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Mobility, Pain

How Do I Correct My Back Pain?

By Shannon Cole on Dec 6, 2023 8:30:00 AM
6 Minutes Reading Time


Back pain has got to be one of the most common ailments people come to be about; knee pain and shoulder discomfort are up there as well, but back pain has universally been something I come across pretty often.

Wherever your back pain stems from, it can be pretty debilitating, and can prevent you from accomplishing mundane tasks to difficult lifts in the gym. Depending on the severity of the pain, it may be something that needs to get checked out my a physical therapist or movement specialist. But if the pain is manageable, and you feel that a conservative approach done on your own is the way to go for now, keep reading!

It is really challenging to pinpoint exactly where your back pain stems from, so we are going to discuss possible scenarios, and how to tackle your back pain once and for all.


Crappy posture, something most people struggle with, could be the reason behind your back pain. Those who are in a seated position often, and nestle into a forward flexion posture most of the time, likely exhibit a kyphotic posture, where the upper back curves forward, and the pelvis is tucked in under your torso. Or, some people could fall on the other end of the spectrum and exhibit more of a lordosis posture, where there is an exaggerated inward curve of the spine; intentionally stick your butt out, and that is an example of what lordosis looks like.

Either way, muscle aches are bound to happen throughout the back, and unless posture is addressed, the pain will likely endure.  

How To Fix It:

You need to find your neutral position. Most people assume that the spine needs to be perfectly straight to accomplish this, but that is not the case. The spine naturally curves, so we don’t want to go backwards in our mission to correct our posture. This article addresses cues and tips on how to address a better functioning posture, and this video dives in a little deeper on the importance of posture.

Hip Imbalances

It’s pretty common that someone will have an uneven pelvis, or will compensate with one hip over the other. Doing something repetitive like an imbalanced gait, constantly crossing the same leg over the other, or favoring one side of your hip over the other when you sit or perform exercises, can over time lead to hip asymmetry. There is direct relationship between the hip and back musculature, so hip imbalances can lead to muscular imbalances in the back–meaning unnecessary aches and pains.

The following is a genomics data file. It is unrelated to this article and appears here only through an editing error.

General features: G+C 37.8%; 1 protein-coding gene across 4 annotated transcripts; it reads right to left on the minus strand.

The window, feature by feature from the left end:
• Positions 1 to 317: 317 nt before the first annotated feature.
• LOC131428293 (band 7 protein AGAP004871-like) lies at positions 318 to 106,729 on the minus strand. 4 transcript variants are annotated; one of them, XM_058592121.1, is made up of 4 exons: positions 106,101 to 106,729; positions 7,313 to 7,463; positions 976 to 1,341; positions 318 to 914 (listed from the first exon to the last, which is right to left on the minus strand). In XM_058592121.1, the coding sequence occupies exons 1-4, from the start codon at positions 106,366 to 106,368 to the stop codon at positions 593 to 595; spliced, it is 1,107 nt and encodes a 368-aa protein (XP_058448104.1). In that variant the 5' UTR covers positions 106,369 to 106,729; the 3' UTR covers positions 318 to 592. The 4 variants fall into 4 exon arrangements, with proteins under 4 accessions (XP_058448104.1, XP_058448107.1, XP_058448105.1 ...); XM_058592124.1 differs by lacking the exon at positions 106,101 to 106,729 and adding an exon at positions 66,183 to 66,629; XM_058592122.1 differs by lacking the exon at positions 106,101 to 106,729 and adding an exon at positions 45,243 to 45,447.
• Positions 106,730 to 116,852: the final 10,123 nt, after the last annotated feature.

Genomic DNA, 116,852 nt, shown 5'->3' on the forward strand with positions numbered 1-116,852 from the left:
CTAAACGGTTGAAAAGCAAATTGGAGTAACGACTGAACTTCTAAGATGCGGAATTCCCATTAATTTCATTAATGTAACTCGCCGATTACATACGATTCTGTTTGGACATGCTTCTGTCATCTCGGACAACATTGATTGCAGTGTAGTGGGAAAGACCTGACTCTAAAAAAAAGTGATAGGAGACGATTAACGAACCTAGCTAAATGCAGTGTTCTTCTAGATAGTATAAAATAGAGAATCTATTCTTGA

How To Fix It: 

Some people are naturally built with uneven hips; although there isn’t much you can control in that aspect, there are ways to address some hip imbalances to prevent uneven forces on the back.  

Exercises like hip airplanes that address stretching the hips in internal and external rotation is a great place to start.

Weak Core 

The core should never be ignored! Strengthening the core–in all planes of motion–is something I almost always advocate for. If you have a weak core, your musculature surrounding the back is likely unable to handle the loads and force during heavy lifts like squats and deadlifts. This is why it is so important to emphasize core exercises before lifting to wake up those deep, local muscles that are primarily located in the lumbar spine.

How To Fix It:

Along with planks, dead bugs, and bird dogs, here is a discussion on additional core movements to implement into your routine for overall core health and performance.

Thoracic Immobility

Last but not least, if your back is tight and has limited mobility, your joints along the spine and muscle surrounding your midsection are probably screaming for some movement.

Muscle and strength are important, but so is the ability for your thoracic spine to flex and extend, laterally bend, and rotate. If you have difficult rotating around your spine, the likelihood of injuring yourself as you rotate–typically doing something as common as reaching behind you in the car or reaching for something–increases.

How To Fix It:

If your thoracic spine mobility is limited, there are endless exercises you can do to open up that range of motion and move a little easier. For a quick, thoracic spine mobility flow, follow this video to get your body primed when you first wake up, or before a workout.

Back pain is more than just uncomfortable; it can lead to compensations of other muscles due to inhibition and tightness of others. If your core is weak, your midsection will feel exhausted and weak during heavy lifts. If there is any sort of favoring of one side of the body over the other, this can likely lead to certain muscles being in a constant state of tension, while the opposing muscles are overly stretched. This imbalance leads to unfavorable tension and soreness in the back.

If your back pain is a result of muscle and joint tension, MAPS Prime Pro is an excellent tool to determine what areas need to be addressed with more mobility measures.

Back Pain | Mind Pump Media

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Shannon Cole

Shannon Cole is an ISSA certified personal trainer and lives in the Dallas area. She is a certified nutrition coach through NASM and NCI, and is currently pursuing her M.S. in Sports Science and Rehabilitation. After obtaining her B.A. in Journalism and Mass Communication she eventually gravitated to personal training, and hasn't turned back since. Her passion for athletics and fitness initially stemmed from her high school years playing golf, and her love for the sport still hasn't faded; her career goal is to obtain her Titleist Performance Institute (TPI) certification and develop strength and conditioning programs for golfers. You can usually find her working out in her garage gym, or training for the next Spartan Race with her husband.

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